By allowing the efficient murder of “defective” offspring, IVF plus genetic screening may actually decrease the overall cost of raising children. (Another example that optimization is wickedness.)

    None of this tells us anything about whether the use of this technology is *good*.

  • Rhetocrates says:

    If natural heterosexual intercourse became impossible tomorrow, the species would continue.

    That WHOOSH you hear is the point flying by somewhere over your head.

    Wheelchairs exist, therefore legs are not intrinsically related to locomotion.

    Facebook exists, therefore talking to people is not intrinsically related to human relationships.

    Hydroponic factories exist, therefore farming is not intrinsically related to food.

    All these statements are absurd in the exact same way as the one you’re stuck on.

  • William Luse says:

    Mr. Brockman, the man Zippy quotes in the OP is making the claim that sex between husband and wife during the infertile period bears no “intrinsic relationship to the procreation of human life.” That, in other words, sex during the infertile period is a different kind of act than during the fertile period. (To which I’d ask: then why do couples contracept during the infertile period – unless they’re afraid of something.)

    But for the life of me I can’t figure out what that has to do with IVF, since IVF is not a kind of mutilated sexual act. It is an attempt to manufacture a human being by eliminating the need for sex altogether. If your purpose was to catch Zippy in factual falsehood, well congratulations, maybe you did but…who cares?

  • Is the human race procreating in the complete absence of natural heterosexual intercourse?

    Well yes. As Mike T pointed out.

  • Zippy says:

    Note that “some individual human beings in individual cases” and “the human race” are not the same referent.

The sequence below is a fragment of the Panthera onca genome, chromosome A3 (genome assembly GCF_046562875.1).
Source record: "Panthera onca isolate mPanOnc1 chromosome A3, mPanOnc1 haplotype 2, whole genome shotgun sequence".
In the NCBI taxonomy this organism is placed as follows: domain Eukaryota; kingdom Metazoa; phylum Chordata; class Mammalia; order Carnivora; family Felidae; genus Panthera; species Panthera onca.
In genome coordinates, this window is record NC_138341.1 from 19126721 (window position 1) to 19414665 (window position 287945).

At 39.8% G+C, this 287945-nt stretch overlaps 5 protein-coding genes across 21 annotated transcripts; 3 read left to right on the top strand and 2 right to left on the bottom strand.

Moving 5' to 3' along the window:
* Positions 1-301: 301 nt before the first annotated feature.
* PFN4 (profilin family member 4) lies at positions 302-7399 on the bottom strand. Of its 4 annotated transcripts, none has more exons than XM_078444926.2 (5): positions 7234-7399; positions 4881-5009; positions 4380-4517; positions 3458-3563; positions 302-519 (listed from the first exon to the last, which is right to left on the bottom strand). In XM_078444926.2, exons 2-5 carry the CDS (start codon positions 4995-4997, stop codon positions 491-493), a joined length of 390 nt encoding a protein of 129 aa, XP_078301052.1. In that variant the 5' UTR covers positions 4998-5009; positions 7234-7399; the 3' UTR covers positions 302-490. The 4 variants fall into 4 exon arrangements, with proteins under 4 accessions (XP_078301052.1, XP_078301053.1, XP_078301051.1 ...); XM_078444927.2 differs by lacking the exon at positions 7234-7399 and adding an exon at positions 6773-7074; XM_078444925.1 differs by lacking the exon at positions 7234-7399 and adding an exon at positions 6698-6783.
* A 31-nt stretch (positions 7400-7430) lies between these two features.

Again, the contention that the human race would or could survive in the complete absence of natural sexual intercourse is science fiction, and not especially plausible science fiction.

  • Zippy says:

    Natural sexual intercourse has an (manifest) intrinsic connection to procreation of the species which unnatural sexual behaviours – sodomy etc – do not have. To deny this is simply ludicrous.

    It is one thing to concede the point, and go on to claim that unnatural (in this specific sense) sexual behaviours are nevertheless morally OK. But to obstinately refuse to acknowledge the intellectual coherence and manifest factuality of the distinction – between kinds of sexual behaviour which have an intrinsic relation to procreation and kinds which do not, in just this sense – doesn’t demonstrate anything other than the intellectual deficiencies of the person making the claim.

  • If your point is to explain the logic behind the church’s teaching then we are on the same page.

  • Scott W. says:

    A little catechism on the IVF thing fyi (my emphasis):

    2376 Techniques that entail the dissociation of husband and wife, by the intrusion of a person other than the couple (donation of sperm or ovum, surrogate uterus), are gravely immoral. These techniques (heterologous artificial insemination and fertilization) infringe the child’s right to be born of a father and mother known to him and bound to each other by marriage. They betray the spouses’ “right to become a father and a mother only through each other.”166

    2377 Techniques involving only the married couple (homologous artificial insemination and fertilization) are perhaps less reprehensible, yet remain morally unacceptable. They dissociate the sexual act from the procreative act. the act which brings the child into existence is no longer an act by which two persons give themselves to one another, but one that “entrusts the life and identity of the embryo into the power of doctors and biologists and establishes the domination of technology over the origin and destiny of the human person. Such a relationship of domination is in itself contrary to the dignity and equality that must be common to parents and children.”167 “Under the moral aspect procreation is deprived of its proper perfection when it is not willed as the fruit of the conjugal act, that is to say, of the specific act of the spouses’ union …. Only respect for the link between the meanings of the conjugal act and respect for the unity of the human being make possible procreation in conformity with the dignity of the person.”168

  • Bruce says:

    Professor Q
    “A rigorist reading of the Church Fathers would support such a conclusion (i.e., that marital intercourse is not merely ordered to procreation but meant solely for it and not for pleasure …………….
    Fortunately or otherwise, the Church has never endorsed this interpretation, stopping short at the seminal works of Pius XI and Paul VI.”

    This comment was helpful to me. I have a tendency to see the Church Fathers as especially “pure” in their theology (because of their proximity to the source). However, the Church Fathers are not the Church.

  • Bruce says: